In the present study, we analysed the genes whose expression was newly induced or upregulated after heating at 44°C for 30 min under acidic conditions using a cDNA array. We found that the expression of histone deacetylase 3 (HDAC3) was newly induced by heating under acidic conditions, resulting in G2/M arrest. Here, we show the potentiation of heat-induced apoptotic cell killing by inhibition of HDAC3 in human head and neck cancer, suggesting that combined therapy with hyperthermia and HDAC (especially HDAC3) inhibitors may be applicable to the treatment of human head and neck cancer.

Results

Detection of upregulated or induced genes after heating under acidic conditions

We examined the gene expression 6 h after heating at 44°C for 30 min at either pH 7.4 or 6.7 using a cDNA array. Table 1 shows the genes whose expression was upregulated or induced after heating at pH 6.7 as compared with pH 7.4. Five and three genes were upregulated and newly induced after heating at pH 6.7, respectively. We focused on HDAC3, one of the three newly induced genes, because HDAC3 may be a factor in signal transduction for survival and contribute to regulation of the cell cycle (Pena et al., 1997; Glaser et al., 2003). A total of 76 genes were lost and three genes were downregulated, after heating at pH 6.7, among the 1176 genes analysed (data not shown). They included genes for signal transducers, and cell cycle regulators as well as genes related to the intracellular kinase network.

Table 1 Genes upregulated 6 h after hyperthermia at 44°C for 30 min at pH 6.7

Reverse transcription (RT)–PCR analysis and Western blotting of HDAC3 after heating under acidic conditions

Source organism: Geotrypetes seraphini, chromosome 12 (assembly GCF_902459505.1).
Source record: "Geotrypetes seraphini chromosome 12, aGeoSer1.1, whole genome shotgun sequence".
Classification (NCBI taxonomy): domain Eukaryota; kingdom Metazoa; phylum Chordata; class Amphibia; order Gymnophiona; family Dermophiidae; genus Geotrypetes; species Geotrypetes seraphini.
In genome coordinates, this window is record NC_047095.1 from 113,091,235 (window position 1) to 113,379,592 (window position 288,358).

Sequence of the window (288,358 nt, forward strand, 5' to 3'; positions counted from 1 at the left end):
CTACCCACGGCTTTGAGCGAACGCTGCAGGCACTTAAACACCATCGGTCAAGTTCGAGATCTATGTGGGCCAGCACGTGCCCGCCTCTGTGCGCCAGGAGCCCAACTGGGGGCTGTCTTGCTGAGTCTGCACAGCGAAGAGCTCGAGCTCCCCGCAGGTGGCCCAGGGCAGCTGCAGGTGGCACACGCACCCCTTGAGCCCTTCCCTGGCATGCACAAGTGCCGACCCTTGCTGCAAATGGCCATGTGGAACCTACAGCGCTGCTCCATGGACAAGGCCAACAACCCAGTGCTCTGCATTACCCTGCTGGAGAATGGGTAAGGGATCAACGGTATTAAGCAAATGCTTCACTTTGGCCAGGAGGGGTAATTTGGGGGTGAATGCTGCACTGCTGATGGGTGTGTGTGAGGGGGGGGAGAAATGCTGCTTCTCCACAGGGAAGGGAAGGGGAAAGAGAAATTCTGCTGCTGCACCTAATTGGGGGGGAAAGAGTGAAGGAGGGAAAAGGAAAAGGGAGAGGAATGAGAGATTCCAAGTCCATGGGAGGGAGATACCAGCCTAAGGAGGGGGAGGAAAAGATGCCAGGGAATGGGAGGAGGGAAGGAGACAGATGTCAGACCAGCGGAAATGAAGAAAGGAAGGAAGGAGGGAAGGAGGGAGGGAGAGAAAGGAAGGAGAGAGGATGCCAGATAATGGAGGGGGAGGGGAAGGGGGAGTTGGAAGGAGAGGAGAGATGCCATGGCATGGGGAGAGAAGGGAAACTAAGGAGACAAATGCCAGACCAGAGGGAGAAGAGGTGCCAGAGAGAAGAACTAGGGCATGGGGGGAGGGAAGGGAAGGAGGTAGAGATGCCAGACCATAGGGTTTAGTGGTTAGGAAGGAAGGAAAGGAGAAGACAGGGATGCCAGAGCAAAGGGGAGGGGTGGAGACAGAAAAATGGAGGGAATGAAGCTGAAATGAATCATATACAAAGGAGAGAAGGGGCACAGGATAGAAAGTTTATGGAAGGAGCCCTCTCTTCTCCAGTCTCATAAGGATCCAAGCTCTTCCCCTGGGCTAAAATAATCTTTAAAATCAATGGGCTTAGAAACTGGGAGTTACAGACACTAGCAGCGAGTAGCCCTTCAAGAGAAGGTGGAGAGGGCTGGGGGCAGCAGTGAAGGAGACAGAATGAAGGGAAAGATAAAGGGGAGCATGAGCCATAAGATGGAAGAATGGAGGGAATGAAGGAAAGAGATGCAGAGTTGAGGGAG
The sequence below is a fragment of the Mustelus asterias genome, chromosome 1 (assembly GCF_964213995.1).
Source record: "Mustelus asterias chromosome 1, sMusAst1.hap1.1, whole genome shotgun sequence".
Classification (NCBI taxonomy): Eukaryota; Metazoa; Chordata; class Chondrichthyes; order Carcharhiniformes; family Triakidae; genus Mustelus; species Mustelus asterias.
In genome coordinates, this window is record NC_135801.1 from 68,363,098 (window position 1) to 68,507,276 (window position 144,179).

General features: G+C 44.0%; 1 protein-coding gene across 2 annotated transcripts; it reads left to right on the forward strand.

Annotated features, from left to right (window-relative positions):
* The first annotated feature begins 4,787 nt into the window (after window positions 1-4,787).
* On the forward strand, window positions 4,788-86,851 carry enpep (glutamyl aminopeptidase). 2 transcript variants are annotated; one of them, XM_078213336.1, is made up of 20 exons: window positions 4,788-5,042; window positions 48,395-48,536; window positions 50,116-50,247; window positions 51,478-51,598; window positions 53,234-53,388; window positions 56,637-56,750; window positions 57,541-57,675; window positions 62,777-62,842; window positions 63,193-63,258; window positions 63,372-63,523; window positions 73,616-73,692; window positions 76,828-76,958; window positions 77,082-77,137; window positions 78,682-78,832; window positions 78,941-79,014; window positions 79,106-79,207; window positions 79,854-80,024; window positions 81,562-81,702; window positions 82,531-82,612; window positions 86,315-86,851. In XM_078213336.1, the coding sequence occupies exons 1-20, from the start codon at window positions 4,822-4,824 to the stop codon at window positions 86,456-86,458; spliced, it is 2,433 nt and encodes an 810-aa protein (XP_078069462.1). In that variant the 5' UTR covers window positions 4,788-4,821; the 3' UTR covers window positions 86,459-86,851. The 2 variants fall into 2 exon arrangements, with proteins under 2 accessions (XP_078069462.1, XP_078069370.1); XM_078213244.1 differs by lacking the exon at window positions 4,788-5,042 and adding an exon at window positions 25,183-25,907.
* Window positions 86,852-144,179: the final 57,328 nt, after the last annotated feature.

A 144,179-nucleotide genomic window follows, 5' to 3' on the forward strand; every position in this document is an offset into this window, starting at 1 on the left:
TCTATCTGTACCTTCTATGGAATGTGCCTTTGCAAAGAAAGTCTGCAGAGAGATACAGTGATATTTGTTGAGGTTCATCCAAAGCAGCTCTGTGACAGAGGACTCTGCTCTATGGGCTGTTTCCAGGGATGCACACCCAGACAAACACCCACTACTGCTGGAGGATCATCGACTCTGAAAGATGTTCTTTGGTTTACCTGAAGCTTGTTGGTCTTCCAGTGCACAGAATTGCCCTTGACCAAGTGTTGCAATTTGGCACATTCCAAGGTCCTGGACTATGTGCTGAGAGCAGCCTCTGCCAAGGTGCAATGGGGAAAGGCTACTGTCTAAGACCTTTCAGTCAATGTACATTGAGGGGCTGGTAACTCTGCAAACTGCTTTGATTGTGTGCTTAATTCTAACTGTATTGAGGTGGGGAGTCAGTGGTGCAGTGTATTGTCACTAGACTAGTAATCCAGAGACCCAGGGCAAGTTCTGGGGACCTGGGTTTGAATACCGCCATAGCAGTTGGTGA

We confirmed the gene expression of HDAC3 6 h after heating at 44°C for 30 min using a RT–PCR analysis. The expression of HDAC3 mRNA was found only after heating at pH 6.7 (Figure 1a). The finding was consistent with that obtained with the cDNA array. Moreover, the level of HDAC3 protein increased 6 h after heating at pH 6.7 in the analysis using Western blotting (Figure 1b, lane 4).

Figure 1
figure1

Expression of HDAC3 gene and protein. (a) RT–PCR analysis of HDAC3. The left and right lanes show the expression of HDAC3 6 h after hyperthermia at 44°C for 30 min at pH 7.4 and 6.7, respectively. β-Actin is a control. (b) Western blot analysis of HDAC3. Lane 1 is a control (not treated). Lane 3 shows weak expression of HDAC3 6 h after hyperthermia at 44°C for 30 min at pH 7.4. Lane 4 shows the expression of HDAC3 6 h after hyperthermia at 44°C for 30 min at pH 6.7. GAPDH is an internal reference

Suppression of HDAC3 protein expression using antisense RNA

We designed eight types of antisense RNA oligonucleotides for HDAC3. Oligonucleotide No. 4 suppressed HDAC3 protein expression almost completely 6 h after heating at 44°C for 30 min at pH 6.7 (Figure 2). The other seven antisense RNA oligonucleotides and a scrambled oligonucleotide did not suppress HDAC3 protein expression.

Figure 2
figure2

Suppression of HDAC3 protein with antisense RNA oligonucleotide. IMC-3 cells were heat-treated at 44°C for 30 min in an acidic environment (pH 6.8) with antisense RNA oligonucleotide against HDAC3 (Nos.1–8) and a scrambled oligonucleotide as a control. Western blot analysis was conducted 6 h after heat treatment. The No.4 antisense RNA oligonucleotide completely repressed the expression of HDAC3. GAPDH is an internal reference

Flow cytometric analysis of cell cycle distribution after heating under various conditions

Figure 3 shows the profiles of flow cytometric analysis of cells after heating at 44°C for 30 min with or without antisense RNA oligonucleotide for HDAC3 at either pH 7.4. or 6.7. The treatment with antisense RNA oligonucleotide for HDAC3 at 37°C little affected the sub-G1 population (data not shown). A G2/M arrest was induced 24 h after heating at 44°C for 30 min at pH 6.7, whereas the arrest occurred 60 h after heating at 44°C for 30 min at pH 7.4. The G2/M arrest induced after heating at pH 6.7 was partially suppressed in association with an increase in the size of the sub-G1 population on treatment with antisense RNA oligonucleotides for HDAC3 (7.5–14.0%). The sub-G1 population, which was 33.3% after 60 h heating at pH 6.7, further increased to 49.5% on treatment with the antisense RNA oligonucleotides. The scrambled oligonucleotide did not enhance the sub-G1 population after heating at pH 6.7. The other antisense RNA oligonucleotides for HDAC3 (Nos.1–3 and 5–8, Figure 2) caused no increase in the size of the sub-G1 population 48 h after heating at 44°C for 30 min at pH 6.7 (data not shown).